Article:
Europe’s General Data Protection Regulation (GDPR) is a privacy regulation that was launched in 2018. If your business has customers or even website visitors from Europe, then you may fall under the GDPR’s scope. The GDPR’s large fines (up to 20M Euro or 4% of a firm’s worldwide annual turnover, whichever is highest), global reach and influence on Canadian federal and provincial privacy reform make it relevant to Canadian retailers. RCC’s GDPR guidebook covers GDPR for Canadian retailers.
Guiding Principles on Privacy for Retailers in Canada (RCC members only)
Protecting your business and your customers’ personal information against the threats of cyber-breaches and criminal activities is paramount in today’s retail environment. The purpose of this paper is to clarify the guiding principles of the Personal Information and Protection of Electronic Documents Act (PIPEDA) (pre-reform) and the practical applications associated with those principles pertaining to loss prevention and fraud specifically.
Privacy Committee (RCC members only)
The Privacy Committee is comprised of retail professionals interested in and responsible for the areas of data governance and privacy. The purpose of the committee is to share best practices and information related to data governance and privacy and to help members stay ahead of the curve on issues that impact the industry.
Federal requirements on data breach record-keeping and reporting
As of November 1, 2018, retailers must notify the federal Office of the Privacy Commissioner (OPC) if they experience a data breach that creates a “real risk of significant harm” (RROSH) to the individuals whose personal information is affected. Retailers must also record how they assess whether or not a data breach is serious enough to meet the RROSH standard and require notification.
How American retailers use consumer data
Nearly two thirds of U.S. consumers say retailers, not the government or tech vendors, are responsible for data privacy, according to a 2019 Deloitte report. Most U.S. consumers think that retailers use their personal data for target marketing. In fact, the top three consumer data uses by U.S. retailers are to:
- Increase operational efficiencies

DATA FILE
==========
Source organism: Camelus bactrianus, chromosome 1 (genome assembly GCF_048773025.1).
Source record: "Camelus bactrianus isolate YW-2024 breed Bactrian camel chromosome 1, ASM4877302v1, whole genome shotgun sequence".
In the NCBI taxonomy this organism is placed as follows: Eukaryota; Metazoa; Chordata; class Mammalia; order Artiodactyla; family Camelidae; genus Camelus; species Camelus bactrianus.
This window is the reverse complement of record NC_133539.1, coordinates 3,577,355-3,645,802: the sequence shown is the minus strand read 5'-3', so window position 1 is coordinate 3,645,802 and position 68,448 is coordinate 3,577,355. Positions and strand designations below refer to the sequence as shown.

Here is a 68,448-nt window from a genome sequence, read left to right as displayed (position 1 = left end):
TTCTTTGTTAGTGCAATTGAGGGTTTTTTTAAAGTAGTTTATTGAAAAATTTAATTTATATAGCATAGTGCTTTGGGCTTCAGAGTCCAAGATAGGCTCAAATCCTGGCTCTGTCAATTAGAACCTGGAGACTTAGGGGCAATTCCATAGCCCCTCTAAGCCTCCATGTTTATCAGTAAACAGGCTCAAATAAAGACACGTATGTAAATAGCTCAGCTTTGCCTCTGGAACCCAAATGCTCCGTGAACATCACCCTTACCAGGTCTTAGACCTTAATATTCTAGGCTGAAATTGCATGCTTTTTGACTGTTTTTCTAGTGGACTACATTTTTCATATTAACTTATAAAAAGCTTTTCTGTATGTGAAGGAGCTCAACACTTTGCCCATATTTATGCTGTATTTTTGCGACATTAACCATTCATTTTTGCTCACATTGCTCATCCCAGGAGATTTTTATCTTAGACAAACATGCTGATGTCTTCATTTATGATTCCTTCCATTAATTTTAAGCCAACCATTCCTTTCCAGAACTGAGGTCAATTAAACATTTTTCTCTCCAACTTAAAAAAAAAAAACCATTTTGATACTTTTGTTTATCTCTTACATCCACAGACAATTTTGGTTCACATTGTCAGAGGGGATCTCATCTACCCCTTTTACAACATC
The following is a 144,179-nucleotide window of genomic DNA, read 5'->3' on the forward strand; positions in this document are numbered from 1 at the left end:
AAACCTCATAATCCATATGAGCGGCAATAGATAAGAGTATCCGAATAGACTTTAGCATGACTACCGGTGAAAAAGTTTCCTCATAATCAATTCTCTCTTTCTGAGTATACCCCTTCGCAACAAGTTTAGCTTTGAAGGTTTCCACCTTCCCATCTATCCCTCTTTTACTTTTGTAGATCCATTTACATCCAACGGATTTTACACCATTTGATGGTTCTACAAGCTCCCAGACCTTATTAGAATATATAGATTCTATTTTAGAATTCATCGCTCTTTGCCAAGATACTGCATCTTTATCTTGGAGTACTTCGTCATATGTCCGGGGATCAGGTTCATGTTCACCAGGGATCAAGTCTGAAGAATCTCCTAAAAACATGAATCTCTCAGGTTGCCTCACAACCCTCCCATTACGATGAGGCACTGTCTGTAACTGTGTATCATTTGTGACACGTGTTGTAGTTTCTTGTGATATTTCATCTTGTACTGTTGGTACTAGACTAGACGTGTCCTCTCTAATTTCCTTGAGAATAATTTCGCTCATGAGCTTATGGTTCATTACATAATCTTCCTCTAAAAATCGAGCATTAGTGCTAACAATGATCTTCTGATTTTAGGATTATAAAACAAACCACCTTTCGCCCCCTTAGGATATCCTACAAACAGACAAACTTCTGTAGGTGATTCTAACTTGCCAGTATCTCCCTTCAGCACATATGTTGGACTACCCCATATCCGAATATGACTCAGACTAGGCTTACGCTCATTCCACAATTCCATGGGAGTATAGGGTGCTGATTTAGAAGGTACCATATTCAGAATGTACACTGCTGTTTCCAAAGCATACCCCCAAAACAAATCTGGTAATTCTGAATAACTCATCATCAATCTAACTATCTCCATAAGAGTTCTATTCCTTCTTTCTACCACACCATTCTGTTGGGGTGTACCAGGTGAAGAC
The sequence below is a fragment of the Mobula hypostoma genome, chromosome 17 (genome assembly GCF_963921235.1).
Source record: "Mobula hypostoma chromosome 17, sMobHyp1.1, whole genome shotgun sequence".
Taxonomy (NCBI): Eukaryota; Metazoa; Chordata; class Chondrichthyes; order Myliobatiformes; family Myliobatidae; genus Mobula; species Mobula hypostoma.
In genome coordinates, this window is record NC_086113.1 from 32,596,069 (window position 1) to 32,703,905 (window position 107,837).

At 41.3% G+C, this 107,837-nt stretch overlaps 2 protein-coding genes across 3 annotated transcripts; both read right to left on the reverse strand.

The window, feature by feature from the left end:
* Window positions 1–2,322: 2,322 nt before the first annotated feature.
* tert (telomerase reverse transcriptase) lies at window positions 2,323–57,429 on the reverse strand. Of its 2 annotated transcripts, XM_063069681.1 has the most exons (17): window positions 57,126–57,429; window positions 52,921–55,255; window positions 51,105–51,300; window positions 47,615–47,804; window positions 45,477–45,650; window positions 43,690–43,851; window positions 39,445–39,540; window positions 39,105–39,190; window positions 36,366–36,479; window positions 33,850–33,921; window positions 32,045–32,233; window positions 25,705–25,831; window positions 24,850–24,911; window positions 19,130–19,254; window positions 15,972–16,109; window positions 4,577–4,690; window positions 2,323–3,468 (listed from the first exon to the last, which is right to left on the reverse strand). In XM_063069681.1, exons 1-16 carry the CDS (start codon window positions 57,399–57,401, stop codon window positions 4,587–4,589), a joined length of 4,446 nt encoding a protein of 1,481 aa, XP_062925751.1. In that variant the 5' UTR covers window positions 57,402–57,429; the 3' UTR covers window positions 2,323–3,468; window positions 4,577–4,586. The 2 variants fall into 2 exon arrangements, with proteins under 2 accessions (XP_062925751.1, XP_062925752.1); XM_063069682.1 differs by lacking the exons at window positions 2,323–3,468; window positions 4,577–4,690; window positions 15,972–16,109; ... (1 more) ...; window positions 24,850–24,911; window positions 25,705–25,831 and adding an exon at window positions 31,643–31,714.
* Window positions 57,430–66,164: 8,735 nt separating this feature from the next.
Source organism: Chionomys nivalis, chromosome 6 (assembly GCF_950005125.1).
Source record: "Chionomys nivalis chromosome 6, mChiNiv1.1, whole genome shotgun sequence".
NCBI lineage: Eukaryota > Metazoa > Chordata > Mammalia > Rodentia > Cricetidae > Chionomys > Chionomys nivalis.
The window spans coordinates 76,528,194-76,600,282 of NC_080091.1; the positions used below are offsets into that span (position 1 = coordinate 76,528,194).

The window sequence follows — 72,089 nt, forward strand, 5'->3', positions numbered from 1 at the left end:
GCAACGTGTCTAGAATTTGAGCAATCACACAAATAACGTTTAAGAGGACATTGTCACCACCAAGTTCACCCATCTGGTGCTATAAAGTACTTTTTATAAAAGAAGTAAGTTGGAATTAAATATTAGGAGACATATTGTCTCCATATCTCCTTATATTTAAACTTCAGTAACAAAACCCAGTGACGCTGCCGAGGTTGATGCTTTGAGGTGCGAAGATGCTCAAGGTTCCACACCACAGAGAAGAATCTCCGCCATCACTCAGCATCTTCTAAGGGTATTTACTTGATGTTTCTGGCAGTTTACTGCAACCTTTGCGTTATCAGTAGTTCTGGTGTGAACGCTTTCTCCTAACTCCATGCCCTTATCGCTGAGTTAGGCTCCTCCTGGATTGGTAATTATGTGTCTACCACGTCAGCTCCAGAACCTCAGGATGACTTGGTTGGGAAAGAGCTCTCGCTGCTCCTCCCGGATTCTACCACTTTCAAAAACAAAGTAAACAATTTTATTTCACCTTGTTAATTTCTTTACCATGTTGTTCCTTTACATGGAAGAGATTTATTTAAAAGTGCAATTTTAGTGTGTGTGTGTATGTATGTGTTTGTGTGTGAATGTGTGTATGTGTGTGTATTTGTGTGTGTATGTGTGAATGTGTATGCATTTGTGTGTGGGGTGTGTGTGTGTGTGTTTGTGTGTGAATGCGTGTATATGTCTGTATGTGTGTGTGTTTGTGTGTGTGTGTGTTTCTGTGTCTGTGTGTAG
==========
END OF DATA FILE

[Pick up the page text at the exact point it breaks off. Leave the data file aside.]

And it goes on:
- Improve product selection
- Enhance in-store services or experiences.
Consumer journey steps in a data-driven, American retail store may now include mobile phone location data gathering, with AI assistants generating product recommendations and push notifications to personal devices while customers walk around brick-and-mortar stores.
De-identifying personal data in big datasets
Many companies including retailers analyze large volumes of data routinely (“big data”). De-identifying personal information in large datasets is often mentioned as a way to protect privacy. Also called anonymization, effective de-identification means rendering it impossible to identify an individual from the information a dataset contains about them.
However, in practice, rapidly evolving data analytics technologies make it challenging to have confidence that de-identifying any dataset can be permanently effective.
Canadian non-profit CANON is an international resource that covers the challenges posed by anonymization and lists domestic and international anonymization guidance.
How do AI and machine learning challenge traditional Canadian privacy frameworks?
Effective data governance reform is challenging in part because some of the technologies underlying the “data-driven” world handle personal information in paradigm-shifting new ways. In the case of AI and machine learning, this paradigm shift presents itself essentially for two reasons: (1) these programs can analyze much larger and more complex datasets, including unstructured data (e.g. audio, image, video and text; unstructured data comprises 80% of enterprise data), and (2) machine learning programs can teach themselves new insights and make decisions based on what they learn.
The ways these technologies can process an individual’s personal data challenge long-held privacy principles like transparency and purpose-based consent. They raise new possibilities and challenges for how data privacy frameworks can still implement those principles in ethical and economically viable ways.
As a result, legal and regulatory reform pertaining specifically to these technologies has been and continues to be under discussion in Canada and internationally. AI’s predictive capacities make it useful to retailers in many ways, e.g. to better manage inventory and supply chains.
Where can I learn more on public policy issues in Canadian data governance that affect the broader business community, not just retail?
The Business Council’s 2019 Data-Driven Issues Paper provides a thorough overview of the public policy issues facing Canadian data governance policy makers. It delves into privacy elements at issue in the PIPEDA reform and discusses other data governance areas that affect retailers, including cybersecurity, cross-border data flows and interoperability. Broadly, it puts public policy on data in context from a business standpoint.
Contact Kate Skipton, Senior Policy Analyst, at [email protected] for more information on:
- Privacy and Data Committee for RCC members
- Retail Privacy and Data Bulletins
- Consultation Submissions